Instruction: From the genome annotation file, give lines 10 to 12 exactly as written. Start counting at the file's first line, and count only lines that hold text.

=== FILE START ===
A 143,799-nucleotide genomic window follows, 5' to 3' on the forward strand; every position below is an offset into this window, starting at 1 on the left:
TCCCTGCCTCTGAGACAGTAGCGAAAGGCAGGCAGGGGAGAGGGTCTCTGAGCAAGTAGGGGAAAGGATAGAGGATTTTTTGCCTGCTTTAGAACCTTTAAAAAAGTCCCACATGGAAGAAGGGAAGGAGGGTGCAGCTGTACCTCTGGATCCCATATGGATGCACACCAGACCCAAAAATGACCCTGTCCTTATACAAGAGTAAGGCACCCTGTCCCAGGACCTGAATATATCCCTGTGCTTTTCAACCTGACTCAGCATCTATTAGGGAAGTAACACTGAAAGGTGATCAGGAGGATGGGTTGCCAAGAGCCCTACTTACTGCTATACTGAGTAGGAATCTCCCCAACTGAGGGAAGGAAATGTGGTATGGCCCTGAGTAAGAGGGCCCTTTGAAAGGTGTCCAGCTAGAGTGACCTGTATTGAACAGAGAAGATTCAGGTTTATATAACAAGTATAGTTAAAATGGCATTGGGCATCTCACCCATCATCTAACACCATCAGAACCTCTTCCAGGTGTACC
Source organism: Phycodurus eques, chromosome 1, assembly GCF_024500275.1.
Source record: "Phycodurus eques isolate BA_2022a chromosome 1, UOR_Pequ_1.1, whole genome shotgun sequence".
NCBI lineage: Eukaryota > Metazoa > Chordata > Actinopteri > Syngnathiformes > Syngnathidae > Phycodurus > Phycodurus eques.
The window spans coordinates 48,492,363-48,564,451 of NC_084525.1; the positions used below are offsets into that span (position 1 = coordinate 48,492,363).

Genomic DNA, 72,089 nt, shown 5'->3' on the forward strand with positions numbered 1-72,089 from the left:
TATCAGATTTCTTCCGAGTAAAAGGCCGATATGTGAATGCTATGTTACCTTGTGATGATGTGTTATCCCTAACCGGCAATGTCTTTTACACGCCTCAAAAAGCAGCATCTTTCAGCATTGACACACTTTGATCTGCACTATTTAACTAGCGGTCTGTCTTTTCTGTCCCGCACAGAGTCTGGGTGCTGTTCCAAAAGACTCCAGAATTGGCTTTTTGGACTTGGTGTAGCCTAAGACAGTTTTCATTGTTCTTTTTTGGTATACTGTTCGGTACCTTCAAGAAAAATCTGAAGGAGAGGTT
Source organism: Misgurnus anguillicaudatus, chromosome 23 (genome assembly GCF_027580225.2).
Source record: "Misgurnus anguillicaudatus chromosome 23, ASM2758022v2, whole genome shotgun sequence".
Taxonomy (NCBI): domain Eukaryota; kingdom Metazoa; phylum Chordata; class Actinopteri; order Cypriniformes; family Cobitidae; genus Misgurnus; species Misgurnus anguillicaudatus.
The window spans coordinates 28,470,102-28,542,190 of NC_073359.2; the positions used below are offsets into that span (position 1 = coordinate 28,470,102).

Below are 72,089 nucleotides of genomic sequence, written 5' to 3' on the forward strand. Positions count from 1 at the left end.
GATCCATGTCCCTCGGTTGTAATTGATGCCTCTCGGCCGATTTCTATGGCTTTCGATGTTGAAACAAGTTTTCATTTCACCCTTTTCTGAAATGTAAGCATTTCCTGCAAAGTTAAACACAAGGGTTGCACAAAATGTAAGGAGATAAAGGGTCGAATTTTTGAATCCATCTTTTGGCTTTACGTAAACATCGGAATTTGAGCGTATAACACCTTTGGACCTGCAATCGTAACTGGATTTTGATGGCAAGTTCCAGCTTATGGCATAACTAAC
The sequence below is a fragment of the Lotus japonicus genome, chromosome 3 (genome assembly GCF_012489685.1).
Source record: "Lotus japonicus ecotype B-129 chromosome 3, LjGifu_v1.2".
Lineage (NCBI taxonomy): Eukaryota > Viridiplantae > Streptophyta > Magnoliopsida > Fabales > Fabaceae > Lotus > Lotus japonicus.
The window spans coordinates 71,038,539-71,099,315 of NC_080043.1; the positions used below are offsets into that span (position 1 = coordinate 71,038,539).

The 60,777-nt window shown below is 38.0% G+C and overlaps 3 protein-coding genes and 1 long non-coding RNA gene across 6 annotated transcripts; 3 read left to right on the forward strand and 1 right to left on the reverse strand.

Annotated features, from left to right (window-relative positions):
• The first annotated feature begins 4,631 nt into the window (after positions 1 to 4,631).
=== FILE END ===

Source record: "Misgurnus anguillicaudatus chromosome 23, ASM2758022v2, whole genome shotgun sequence".
Taxonomy (NCBI): domain Eukaryota; kingdom Metazoa; phylum Chordata; class Actinopteri; order Cypriniformes; family Cobitidae; genus Misgurnus; species Misgurnus anguillicaudatus.
The window spans coordinates 28,470,102-28,542,190 of NC_073359.2; the positions used below are offsets into that span (position 1 = coordinate 28,470,102).